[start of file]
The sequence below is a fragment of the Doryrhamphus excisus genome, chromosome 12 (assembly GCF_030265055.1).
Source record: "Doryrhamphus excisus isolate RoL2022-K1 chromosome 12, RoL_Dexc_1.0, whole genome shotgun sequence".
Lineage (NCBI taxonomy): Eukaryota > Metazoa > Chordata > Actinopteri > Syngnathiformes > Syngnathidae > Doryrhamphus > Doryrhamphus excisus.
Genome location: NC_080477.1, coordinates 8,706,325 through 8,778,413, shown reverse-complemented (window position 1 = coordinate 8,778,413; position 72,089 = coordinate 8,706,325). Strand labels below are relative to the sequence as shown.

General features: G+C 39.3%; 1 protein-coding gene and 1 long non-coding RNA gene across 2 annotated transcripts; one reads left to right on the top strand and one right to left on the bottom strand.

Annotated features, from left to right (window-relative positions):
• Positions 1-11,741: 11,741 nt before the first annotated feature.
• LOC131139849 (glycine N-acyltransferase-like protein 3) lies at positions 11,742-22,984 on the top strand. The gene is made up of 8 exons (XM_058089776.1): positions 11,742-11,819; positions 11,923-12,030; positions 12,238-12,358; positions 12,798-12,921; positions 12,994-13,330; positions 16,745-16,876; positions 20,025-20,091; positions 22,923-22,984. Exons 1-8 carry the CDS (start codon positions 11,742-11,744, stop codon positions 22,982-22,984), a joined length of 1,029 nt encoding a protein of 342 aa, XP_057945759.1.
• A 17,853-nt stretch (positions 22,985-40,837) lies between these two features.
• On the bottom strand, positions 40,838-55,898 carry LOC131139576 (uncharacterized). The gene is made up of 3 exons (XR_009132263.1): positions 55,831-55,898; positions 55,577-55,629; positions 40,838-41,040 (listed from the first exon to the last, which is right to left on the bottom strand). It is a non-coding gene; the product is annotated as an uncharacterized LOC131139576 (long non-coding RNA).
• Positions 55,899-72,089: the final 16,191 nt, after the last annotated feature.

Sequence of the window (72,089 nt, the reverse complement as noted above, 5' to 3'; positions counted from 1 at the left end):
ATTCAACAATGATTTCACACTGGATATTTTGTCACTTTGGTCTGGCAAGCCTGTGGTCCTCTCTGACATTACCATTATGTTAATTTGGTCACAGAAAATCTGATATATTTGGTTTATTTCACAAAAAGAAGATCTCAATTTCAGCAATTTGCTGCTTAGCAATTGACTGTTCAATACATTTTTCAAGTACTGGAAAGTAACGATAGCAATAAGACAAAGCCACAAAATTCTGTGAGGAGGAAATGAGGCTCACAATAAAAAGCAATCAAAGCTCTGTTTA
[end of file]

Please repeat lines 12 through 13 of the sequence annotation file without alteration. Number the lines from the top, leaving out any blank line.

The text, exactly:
Sequence of the window (72,089 nt, the reverse complement as noted above, 5' to 3'; positions counted from 1 at the left end):
ATTCAACAATGATTTCACACTGGATATTTTGTCACTTTGGTCTGGCAAGCCTGTGGTCCTCTCTGACATTACCATTATGTTAATTTGGTCACAGAAAATCTGATATATTTGGTTTATTTCACAAAAAGAAGATCTCAATTTCAGCAATTTGCTGCTTAGCAATTGACTGTTCAATACATTTTTCAAGTACTGGAAAGTAACGATAGCAATAAGACAAAGCCACAAAATTCTGTGAGGAGGAAATGAGGCTCACAATAAAAAGCAATCAAAGCTCTGTTTA